Bart has a background in geology, core analysis and petrophysics with well over 5 years experience. He is currently working for TNO-AGE, the advisory group for the Ministry of Economic Affairs and Climate (MEA) as cluster leader Geothermal energy. His technical work comprises geoscience work on geothermal related issues in support of compiling evaluation reports and advises to the MEA pertaining to: licence applications, financial support measures and policy support. His specialisation is, reservoir characterization of geothermal aquifers. Therefore, his work focuses on petrophysics, well testing interpretation and production evaluation.
by Gulfiia Ishmukhametova, NAM
After initial plug and abandonment activities in one reservoir, measurements showed pressure build up in the annuli. Spectral noise, high precision temperature and production logging were performed to determine the cause of sustained annulus pressure and the location of leaks. The data acquisition was performed both under shut-in and pressure bleed-off conditions and both log responses were compared to identify changes in noise patterns. The noise from specific events such as channeling or reservoir activity was detected, so the abandonment program could remediate these issues successfully.
Application of spectral noise logging in this field yielded evidence that this technology can identify annulus flow for very minor build-up rates (0.1 bar/day). Our work demonstrates the ability to locate the source behind multiple barriers and to validate plug integrity. It was observed that noise responses have a good correlation with ultrasonic cement evaluation logs aiding better understanding of the gas migration mechanism and change in noise patterns.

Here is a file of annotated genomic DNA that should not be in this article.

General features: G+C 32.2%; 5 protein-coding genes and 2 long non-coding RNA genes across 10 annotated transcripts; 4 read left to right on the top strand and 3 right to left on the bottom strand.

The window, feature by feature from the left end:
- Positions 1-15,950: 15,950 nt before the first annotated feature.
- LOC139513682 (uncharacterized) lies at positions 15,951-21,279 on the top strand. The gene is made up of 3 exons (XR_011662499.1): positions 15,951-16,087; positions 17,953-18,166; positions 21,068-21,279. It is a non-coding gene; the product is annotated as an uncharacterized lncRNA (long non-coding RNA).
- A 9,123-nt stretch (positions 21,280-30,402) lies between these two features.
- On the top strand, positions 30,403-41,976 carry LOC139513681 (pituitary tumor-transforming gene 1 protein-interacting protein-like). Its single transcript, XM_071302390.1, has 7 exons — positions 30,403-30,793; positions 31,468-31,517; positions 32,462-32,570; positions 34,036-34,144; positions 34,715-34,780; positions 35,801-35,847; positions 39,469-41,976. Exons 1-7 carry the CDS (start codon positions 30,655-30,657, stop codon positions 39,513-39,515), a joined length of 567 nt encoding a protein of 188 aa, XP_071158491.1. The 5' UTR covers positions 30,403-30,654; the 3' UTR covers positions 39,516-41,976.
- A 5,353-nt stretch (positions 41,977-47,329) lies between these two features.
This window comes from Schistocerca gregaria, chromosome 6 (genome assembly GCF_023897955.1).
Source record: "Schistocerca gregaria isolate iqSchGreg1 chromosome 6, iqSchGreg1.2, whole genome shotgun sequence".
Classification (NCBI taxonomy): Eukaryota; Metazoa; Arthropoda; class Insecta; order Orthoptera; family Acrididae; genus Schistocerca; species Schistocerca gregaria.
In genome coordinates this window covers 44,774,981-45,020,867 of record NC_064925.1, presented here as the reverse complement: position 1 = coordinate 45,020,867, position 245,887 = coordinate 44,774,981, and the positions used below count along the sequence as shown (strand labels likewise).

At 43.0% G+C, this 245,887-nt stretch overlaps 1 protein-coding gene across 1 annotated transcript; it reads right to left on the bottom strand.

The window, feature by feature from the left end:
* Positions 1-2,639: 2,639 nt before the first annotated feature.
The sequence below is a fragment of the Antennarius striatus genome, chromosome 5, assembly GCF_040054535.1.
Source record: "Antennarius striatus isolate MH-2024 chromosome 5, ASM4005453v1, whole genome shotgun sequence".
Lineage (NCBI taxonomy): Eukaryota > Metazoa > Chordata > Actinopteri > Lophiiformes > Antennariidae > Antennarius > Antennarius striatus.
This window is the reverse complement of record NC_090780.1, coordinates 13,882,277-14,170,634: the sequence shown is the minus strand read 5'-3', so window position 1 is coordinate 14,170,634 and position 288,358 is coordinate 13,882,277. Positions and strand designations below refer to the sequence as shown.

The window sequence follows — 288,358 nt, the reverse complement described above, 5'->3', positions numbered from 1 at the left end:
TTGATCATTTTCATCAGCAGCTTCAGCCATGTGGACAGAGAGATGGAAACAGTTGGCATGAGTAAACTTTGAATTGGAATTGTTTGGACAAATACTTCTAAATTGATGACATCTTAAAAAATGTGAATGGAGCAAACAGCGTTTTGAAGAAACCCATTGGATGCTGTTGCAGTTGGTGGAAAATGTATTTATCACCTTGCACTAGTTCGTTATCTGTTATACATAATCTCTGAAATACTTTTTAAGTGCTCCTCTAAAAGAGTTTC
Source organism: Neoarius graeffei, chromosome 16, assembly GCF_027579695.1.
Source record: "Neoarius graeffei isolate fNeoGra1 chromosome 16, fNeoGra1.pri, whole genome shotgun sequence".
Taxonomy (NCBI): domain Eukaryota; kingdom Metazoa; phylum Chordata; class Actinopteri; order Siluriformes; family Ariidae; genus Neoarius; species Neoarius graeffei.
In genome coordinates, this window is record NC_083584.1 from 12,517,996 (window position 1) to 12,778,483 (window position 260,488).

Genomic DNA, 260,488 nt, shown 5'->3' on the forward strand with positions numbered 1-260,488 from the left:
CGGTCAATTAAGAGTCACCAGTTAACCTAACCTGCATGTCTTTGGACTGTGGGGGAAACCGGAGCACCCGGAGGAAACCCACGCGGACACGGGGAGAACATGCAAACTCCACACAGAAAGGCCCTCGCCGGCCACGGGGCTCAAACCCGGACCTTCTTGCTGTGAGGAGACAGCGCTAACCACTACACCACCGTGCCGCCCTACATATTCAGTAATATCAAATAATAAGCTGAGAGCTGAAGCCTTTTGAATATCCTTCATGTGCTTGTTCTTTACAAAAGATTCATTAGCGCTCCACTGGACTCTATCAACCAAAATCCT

by Kamaljeet Singh – Schlumberger
Worldwide, government and regulatory officials are informing the oil & gas industry that unproductive wells must be sealed to permanently remove these potential environmental threats. Services companies are developing tools and methods to limit the economic impact of fulfilling these obligations. A crucial requirement of permanent abandonment procedure is the placement of a cement plug across the wellbore and in the annuli of remaining casing sections in the well once upper sections have been successfully cut and pulled out.
This presentation aims to demonstrate the use of a multi sensor wireline tool to characterize annular material based on acoustic impedance properties and flexural wave imaging. This data is used to confirm annular barrier, support casing cut and pull optimization and evaluate Perforate, Wash & Cement (PWC) P&A technique.
Data acquisition is an essential part of the exploration and development phase of a project. Data has its highest value when obtained in the exploration phase of a project where the aim is to reduce uncertainties as much as possible. Due to the low oil price many exploration projects are cancelled or deferred. Those projects which are approved are challenged with keeping the costs as low as possible.